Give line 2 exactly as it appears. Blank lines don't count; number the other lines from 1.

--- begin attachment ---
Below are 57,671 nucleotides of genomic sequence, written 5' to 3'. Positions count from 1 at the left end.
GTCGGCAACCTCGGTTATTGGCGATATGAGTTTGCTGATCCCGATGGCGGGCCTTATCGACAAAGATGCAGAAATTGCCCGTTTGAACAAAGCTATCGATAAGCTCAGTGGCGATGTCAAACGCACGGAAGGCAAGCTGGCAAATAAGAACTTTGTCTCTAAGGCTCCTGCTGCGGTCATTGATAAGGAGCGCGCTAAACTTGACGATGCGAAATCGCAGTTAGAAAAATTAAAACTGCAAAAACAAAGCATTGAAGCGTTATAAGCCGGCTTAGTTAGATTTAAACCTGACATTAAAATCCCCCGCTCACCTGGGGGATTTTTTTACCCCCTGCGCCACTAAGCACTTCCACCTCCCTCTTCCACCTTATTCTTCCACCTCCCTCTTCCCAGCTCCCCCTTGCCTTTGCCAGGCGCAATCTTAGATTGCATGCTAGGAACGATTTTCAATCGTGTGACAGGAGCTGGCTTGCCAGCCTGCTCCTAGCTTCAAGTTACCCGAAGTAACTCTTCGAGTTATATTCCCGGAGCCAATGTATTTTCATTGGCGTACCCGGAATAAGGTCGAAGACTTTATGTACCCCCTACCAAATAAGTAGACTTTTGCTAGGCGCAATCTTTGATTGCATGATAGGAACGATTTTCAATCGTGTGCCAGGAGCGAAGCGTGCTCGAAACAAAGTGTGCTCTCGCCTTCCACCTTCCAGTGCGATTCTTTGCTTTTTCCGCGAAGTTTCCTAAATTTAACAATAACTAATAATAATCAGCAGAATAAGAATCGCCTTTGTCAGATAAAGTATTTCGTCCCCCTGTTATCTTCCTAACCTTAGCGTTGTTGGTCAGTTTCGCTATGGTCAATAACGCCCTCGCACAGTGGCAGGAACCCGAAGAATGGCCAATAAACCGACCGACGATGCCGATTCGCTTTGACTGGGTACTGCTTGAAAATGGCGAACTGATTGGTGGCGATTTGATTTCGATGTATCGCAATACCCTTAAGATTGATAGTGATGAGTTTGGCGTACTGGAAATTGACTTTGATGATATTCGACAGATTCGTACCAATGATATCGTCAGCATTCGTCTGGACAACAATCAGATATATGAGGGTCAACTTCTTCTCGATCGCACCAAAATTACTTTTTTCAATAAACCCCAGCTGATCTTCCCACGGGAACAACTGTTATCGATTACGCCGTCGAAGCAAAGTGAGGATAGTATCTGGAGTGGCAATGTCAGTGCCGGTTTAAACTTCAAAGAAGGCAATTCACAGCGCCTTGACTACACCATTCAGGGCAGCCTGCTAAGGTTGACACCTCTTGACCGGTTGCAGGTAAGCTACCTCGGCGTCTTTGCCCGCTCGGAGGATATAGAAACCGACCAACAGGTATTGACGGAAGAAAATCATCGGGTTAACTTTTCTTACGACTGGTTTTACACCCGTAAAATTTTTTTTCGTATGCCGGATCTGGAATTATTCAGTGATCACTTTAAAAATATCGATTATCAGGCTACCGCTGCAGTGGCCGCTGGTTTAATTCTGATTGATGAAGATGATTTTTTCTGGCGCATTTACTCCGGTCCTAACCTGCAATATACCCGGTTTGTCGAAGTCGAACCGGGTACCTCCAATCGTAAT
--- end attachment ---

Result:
GTCGGCAACCTCGGTTATTGGCGATATGAGTTTGCTGATCCCGATGGCGGGCCTTATCGACAAAGATGCAGAAATTGCCCGTTTGAACAAAGCTATCGATAAGCTCAGTGGCGATGTCAAACGCACGGAAGGCAAGCTGGCAAATAAGAACTTTGTCTCTAAGGCTCCTGCTGCGGTCATTGATAAGGAGCGCGCTAAACTTGACGATGCGAAATCGCAGTTAGAAAAATTAAAACTGCAAAAACAAAGCATTGAAGCGTTATAAGCCGGCTTAGTTAGATTTAAACCTGACATTAAAATCCCCCGCTCACCTGGGGGATTTTTTTACCCCCTGCGCCACTAAGCACTTCCACCTCCCTCTTCCACCTTATTCTTCCACCTCCCTCTTCCCAGCTCCCCCTTGCCTTTGCCAGGCGCAATCTTAGATTGCATGCTAGGAACGATTTTCAATCGTGTGACAGGAGCTGGCTTGCCAGCCTGCTCCTAGCTTCAAGTTACCCGAAGTAACTCTTCGAGTTATATTCCCGGAGCCAATGTATTTTCATTGGCGTACCCGGAATAAGGTCGAAGACTTTATGTACCCCCTACCAAATAAGTAGACTTTTGCTAGGCGCAATCTTTGATTGCATGATAGGAACGATTTTCAATCGTGTGCCAGGAGCGAAGCGTGCTCGAAACAAAGTGTGCTCTCGCCTTCCACCTTCCAGTGCGATTCTTTGCTTTTTCCGCGAAGTTTCCTAAATTTAACAATAACTAATAATAATCAGCAGAATAAGAATCGCCTTTGTCAGATAAAGTATTTCGTCCCCCTGTTATCTTCCTAACCTTAGCGTTGTTGGTCAGTTTCGCTATGGTCAATAACGCCCTCGCACAGTGGCAGGAACCCGAAGAATGGCCAATAAACCGACCGACGATGCCGATTCGCTTTGACTGGGTACTGCTTGAAAATGGCGAACTGATTGGTGGCGATTTGATTTCGATGTATCGCAATACCCTTAAGATTGATAGTGATGAGTTTGGCGTACTGGAAATTGACTTTGATGATATTCGACAGATTCGTACCAATGATATCGTCAGCATTCGTCTGGACAACAATCAGATATATGAGGGTCAACTTCTTCTCGATCGCACCAAAATTACTTTTTTCAATAAACCCCAGCTGATCTTCCCACGGGAACAACTGTTATCGATTACGCCGTCGAAGCAAAGTGAGGATAGTATCTGGAGTGGCAATGTCAGTGCCGGTTTAAACTTCAAAGAAGGCAATTCACAGCGCCTTGACTACACCATTCAGGGCAGCCTGCTAAGGTTGACACCTCTTGACCGGTTGCAGGTAAGCTACCTCGGCGTCTTTGCCCGCTCGGAGGATATAGAAACCGACCAACAGGTATTGACGGAAGAAAATCATCGGGTTAACTTTTCTTACGACTGGTTTTACACCCGTAAAATTTTTTTTCGTATGCCGGATCTGGAATTATTCAGTGATCACTTTAAAAATATCGATTATCAGGCTACCGCTGCAGTGGCCGCTGGTTTAATTCTGATTGATGAAGATGATTTTTTCTGGCGCATTTACTCCGGTCCTAACCTGCAATATACCCGGTTTGTCGAAGTCGAACCGGGTACCTCCAATCGTAAT